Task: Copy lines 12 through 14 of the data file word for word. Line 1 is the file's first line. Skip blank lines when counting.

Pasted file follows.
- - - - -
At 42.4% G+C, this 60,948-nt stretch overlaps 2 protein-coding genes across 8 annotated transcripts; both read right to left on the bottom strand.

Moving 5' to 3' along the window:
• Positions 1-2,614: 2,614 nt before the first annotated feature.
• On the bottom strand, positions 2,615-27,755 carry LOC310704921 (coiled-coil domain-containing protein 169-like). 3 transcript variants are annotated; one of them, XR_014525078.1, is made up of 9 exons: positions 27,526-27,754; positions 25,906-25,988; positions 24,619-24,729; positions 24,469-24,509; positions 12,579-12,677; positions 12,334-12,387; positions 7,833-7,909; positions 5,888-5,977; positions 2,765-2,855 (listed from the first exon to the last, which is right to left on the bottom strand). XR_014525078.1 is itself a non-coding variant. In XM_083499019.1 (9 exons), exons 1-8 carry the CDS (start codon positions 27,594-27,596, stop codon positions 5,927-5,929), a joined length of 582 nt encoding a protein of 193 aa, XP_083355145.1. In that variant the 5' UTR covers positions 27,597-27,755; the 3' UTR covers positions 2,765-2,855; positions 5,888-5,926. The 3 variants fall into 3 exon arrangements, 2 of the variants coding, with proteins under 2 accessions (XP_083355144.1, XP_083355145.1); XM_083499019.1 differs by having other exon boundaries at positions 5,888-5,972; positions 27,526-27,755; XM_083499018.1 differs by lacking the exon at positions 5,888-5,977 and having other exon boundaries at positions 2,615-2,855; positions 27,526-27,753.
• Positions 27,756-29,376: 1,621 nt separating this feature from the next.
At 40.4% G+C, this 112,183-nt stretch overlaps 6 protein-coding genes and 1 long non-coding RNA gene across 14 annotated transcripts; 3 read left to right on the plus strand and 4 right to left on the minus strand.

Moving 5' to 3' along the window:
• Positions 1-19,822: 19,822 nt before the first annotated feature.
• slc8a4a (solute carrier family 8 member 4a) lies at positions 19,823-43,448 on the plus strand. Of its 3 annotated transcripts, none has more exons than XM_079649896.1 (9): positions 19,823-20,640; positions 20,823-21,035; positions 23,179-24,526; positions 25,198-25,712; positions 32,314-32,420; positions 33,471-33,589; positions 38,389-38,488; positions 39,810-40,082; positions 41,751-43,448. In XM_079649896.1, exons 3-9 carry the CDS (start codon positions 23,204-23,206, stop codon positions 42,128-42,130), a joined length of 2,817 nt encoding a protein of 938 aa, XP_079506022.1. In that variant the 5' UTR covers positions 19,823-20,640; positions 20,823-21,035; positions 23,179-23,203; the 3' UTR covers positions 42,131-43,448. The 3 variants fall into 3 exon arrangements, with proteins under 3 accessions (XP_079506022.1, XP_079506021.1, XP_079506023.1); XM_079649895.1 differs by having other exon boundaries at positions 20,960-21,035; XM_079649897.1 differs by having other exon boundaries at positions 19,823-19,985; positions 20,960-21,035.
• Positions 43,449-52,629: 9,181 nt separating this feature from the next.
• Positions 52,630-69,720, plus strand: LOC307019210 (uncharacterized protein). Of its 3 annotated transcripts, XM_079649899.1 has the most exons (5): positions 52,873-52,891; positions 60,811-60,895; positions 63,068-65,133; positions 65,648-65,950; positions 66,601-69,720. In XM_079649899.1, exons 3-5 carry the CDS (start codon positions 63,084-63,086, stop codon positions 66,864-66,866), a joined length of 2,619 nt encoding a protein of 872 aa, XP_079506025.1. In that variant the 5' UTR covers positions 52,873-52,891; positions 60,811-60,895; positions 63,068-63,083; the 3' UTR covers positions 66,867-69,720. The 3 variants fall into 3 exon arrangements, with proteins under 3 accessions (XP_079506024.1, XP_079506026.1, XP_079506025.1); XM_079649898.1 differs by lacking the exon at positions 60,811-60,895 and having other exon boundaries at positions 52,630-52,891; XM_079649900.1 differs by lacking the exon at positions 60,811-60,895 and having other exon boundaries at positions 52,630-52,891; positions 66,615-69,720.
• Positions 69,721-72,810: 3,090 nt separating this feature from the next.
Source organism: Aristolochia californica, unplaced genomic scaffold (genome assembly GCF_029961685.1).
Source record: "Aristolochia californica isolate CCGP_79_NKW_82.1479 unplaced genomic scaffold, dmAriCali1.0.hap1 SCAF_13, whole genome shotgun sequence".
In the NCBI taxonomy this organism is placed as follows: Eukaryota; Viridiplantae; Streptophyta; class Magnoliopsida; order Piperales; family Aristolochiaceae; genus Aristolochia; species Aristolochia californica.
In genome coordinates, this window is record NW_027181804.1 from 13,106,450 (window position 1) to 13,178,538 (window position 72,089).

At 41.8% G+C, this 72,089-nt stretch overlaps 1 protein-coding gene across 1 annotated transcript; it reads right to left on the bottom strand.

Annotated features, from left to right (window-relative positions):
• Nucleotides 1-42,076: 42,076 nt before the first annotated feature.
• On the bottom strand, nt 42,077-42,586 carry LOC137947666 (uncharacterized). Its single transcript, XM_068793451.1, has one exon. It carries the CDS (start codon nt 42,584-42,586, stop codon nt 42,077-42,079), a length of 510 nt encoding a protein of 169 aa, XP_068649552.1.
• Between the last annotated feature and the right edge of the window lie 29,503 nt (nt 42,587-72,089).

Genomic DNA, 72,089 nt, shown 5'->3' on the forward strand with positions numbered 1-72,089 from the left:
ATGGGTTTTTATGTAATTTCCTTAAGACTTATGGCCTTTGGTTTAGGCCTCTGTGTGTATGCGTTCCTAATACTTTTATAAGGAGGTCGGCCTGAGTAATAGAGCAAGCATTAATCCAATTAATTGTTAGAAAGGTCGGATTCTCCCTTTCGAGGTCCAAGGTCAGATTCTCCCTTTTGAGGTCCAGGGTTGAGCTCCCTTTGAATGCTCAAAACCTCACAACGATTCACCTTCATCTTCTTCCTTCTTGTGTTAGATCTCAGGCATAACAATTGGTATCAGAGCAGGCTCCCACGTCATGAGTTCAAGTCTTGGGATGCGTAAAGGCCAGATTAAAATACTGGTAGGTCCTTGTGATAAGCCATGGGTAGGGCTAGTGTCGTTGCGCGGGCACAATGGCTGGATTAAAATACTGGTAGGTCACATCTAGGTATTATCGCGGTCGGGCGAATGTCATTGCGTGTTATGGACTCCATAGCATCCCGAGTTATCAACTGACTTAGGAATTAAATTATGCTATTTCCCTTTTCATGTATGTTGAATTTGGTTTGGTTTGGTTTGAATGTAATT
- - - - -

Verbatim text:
• Positions 69,721-72,810: 3,090 nt separating this feature from the next.
Source organism: Aristolochia californica, unplaced genomic scaffold (genome assembly GCF_029961685.1).
Source record: "Aristolochia californica isolate CCGP_79_NKW_82.1479 unplaced genomic scaffold, dmAriCali1.0.hap1 SCAF_13, whole genome shotgun sequence".